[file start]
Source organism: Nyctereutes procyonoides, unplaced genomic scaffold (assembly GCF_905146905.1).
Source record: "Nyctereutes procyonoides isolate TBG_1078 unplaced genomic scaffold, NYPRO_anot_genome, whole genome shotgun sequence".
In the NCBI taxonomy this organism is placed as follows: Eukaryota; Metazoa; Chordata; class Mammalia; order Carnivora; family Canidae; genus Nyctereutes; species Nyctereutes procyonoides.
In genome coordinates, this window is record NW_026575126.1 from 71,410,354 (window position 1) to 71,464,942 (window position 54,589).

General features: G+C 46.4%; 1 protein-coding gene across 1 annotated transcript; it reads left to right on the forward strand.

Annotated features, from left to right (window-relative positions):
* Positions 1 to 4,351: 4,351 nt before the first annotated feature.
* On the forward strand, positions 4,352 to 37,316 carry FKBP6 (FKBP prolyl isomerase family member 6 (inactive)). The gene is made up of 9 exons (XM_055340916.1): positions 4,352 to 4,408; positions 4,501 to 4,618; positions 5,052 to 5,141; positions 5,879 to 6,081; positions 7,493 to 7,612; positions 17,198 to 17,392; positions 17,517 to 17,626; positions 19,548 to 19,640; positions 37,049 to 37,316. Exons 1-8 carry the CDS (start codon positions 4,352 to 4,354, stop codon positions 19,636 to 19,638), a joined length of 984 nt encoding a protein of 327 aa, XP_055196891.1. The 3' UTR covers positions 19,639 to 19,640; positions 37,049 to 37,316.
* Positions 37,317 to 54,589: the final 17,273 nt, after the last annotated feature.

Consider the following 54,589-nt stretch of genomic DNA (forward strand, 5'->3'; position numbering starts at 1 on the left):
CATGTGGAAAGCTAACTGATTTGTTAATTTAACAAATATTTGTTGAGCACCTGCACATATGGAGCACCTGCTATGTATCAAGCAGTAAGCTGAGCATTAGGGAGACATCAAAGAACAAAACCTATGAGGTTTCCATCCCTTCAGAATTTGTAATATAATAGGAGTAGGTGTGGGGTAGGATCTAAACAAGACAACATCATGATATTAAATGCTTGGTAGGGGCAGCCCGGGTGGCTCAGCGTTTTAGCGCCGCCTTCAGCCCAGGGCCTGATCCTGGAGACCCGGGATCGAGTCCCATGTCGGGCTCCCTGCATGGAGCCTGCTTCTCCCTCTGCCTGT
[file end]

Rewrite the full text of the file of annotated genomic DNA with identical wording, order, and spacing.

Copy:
Source organism: Nyctereutes procyonoides, unplaced genomic scaffold (assembly GCF_905146905.1).
Source record: "Nyctereutes procyonoides isolate TBG_1078 unplaced genomic scaffold, NYPRO_anot_genome, whole genome shotgun sequence".
In the NCBI taxonomy this organism is placed as follows: Eukaryota; Metazoa; Chordata; class Mammalia; order Carnivora; family Canidae; genus Nyctereutes; species Nyctereutes procyonoides.
In genome coordinates, this window is record NW_026575126.1 from 71,410,354 (window position 1) to 71,464,942 (window position 54,589).

General features: G+C 46.4%; 1 protein-coding gene across 1 annotated transcript; it reads left to right on the forward strand.

Annotated features, from left to right (window-relative positions):
* Positions 1 to 4,351: 4,351 nt before the first annotated feature.
* On the forward strand, positions 4,352 to 37,316 carry FKBP6 (FKBP prolyl isomerase family member 6 (inactive)). The gene is made up of 9 exons (XM_055340916.1): positions 4,352 to 4,408; positions 4,501 to 4,618; positions 5,052 to 5,141; positions 5,879 to 6,081; positions 7,493 to 7,612; positions 17,198 to 17,392; positions 17,517 to 17,626; positions 19,548 to 19,640; positions 37,049 to 37,316. Exons 1-8 carry the CDS (start codon positions 4,352 to 4,354, stop codon positions 19,636 to 19,638), a joined length of 984 nt encoding a protein of 327 aa, XP_055196891.1. The 3' UTR covers positions 19,639 to 19,640; positions 37,049 to 37,316.
* Positions 37,317 to 54,589: the final 17,273 nt, after the last annotated feature.

Consider the following 54,589-nt stretch of genomic DNA (forward strand, 5'->3'; position numbering starts at 1 on the left):
CATGTGGAAAGCTAACTGATTTGTTAATTTAACAAATATTTGTTGAGCACCTGCACATATGGAGCACCTGCTATGTATCAAGCAGTAAGCTGAGCATTAGGGAGACATCAAAGAACAAAACCTATGAGGTTTCCATCCCTTCAGAATTTGTAATATAATAGGAGTAGGTGTGGGGTAGGATCTAAACAAGACAACATCATGATATTAAATGCTTGGTAGGGGCAGCCCGGGTGGCTCAGCGTTTTAGCGCCGCCTTCAGCCCAGGGCCTGATCCTGGAGACCCGGGATCGAGTCCCATGTCGGGCTCCCTGCATGGAGCCTGCTTCTCCCTCTGCCTGT